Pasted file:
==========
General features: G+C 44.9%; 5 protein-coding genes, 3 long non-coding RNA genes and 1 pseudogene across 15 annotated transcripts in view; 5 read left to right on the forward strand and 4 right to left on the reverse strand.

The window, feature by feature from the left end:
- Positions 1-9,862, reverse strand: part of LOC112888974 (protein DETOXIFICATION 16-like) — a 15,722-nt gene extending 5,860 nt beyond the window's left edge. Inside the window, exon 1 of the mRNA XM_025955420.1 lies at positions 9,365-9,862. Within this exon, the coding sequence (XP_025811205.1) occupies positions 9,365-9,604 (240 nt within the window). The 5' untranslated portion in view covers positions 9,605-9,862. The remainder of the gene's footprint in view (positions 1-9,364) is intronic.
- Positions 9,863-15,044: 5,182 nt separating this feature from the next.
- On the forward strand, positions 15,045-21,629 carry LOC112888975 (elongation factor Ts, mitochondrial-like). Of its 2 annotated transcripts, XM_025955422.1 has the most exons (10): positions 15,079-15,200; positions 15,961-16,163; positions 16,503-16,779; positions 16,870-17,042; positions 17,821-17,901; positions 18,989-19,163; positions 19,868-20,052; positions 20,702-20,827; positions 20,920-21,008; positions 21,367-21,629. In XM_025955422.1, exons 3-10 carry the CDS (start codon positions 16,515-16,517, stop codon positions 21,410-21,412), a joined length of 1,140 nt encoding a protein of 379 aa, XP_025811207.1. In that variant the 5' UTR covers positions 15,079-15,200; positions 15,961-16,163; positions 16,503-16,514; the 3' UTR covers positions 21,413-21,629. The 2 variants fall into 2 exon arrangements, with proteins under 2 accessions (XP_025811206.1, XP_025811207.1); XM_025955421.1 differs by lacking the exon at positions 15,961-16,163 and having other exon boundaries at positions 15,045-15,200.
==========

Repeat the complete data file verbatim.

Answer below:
General features: G+C 44.9%; 5 protein-coding genes, 3 long non-coding RNA genes and 1 pseudogene across 15 annotated transcripts in view; 5 read left to right on the forward strand and 4 right to left on the reverse strand.

The window, feature by feature from the left end:
- Positions 1-9,862, reverse strand: part of LOC112888974 (protein DETOXIFICATION 16-like) — a 15,722-nt gene extending 5,860 nt beyond the window's left edge. Inside the window, exon 1 of the mRNA XM_025955420.1 lies at positions 9,365-9,862. Within this exon, the coding sequence (XP_025811205.1) occupies positions 9,365-9,604 (240 nt within the window). The 5' untranslated portion in view covers positions 9,605-9,862. The remainder of the gene's footprint in view (positions 1-9,364) is intronic.
- Positions 9,863-15,044: 5,182 nt separating this feature from the next.
- On the forward strand, positions 15,045-21,629 carry LOC112888975 (elongation factor Ts, mitochondrial-like). Of its 2 annotated transcripts, XM_025955422.1 has the most exons (10): positions 15,079-15,200; positions 15,961-16,163; positions 16,503-16,779; positions 16,870-17,042; positions 17,821-17,901; positions 18,989-19,163; positions 19,868-20,052; positions 20,702-20,827; positions 20,920-21,008; positions 21,367-21,629. In XM_025955422.1, exons 3-10 carry the CDS (start codon positions 16,515-16,517, stop codon positions 21,410-21,412), a joined length of 1,140 nt encoding a protein of 379 aa, XP_025811207.1. In that variant the 5' UTR covers positions 15,079-15,200; positions 15,961-16,163; positions 16,503-16,514; the 3' UTR covers positions 21,413-21,629. The 2 variants fall into 2 exon arrangements, with proteins under 2 accessions (XP_025811206.1, XP_025811207.1); XM_025955421.1 differs by lacking the exon at positions 15,961-16,163 and having other exon boundaries at positions 15,045-15,200.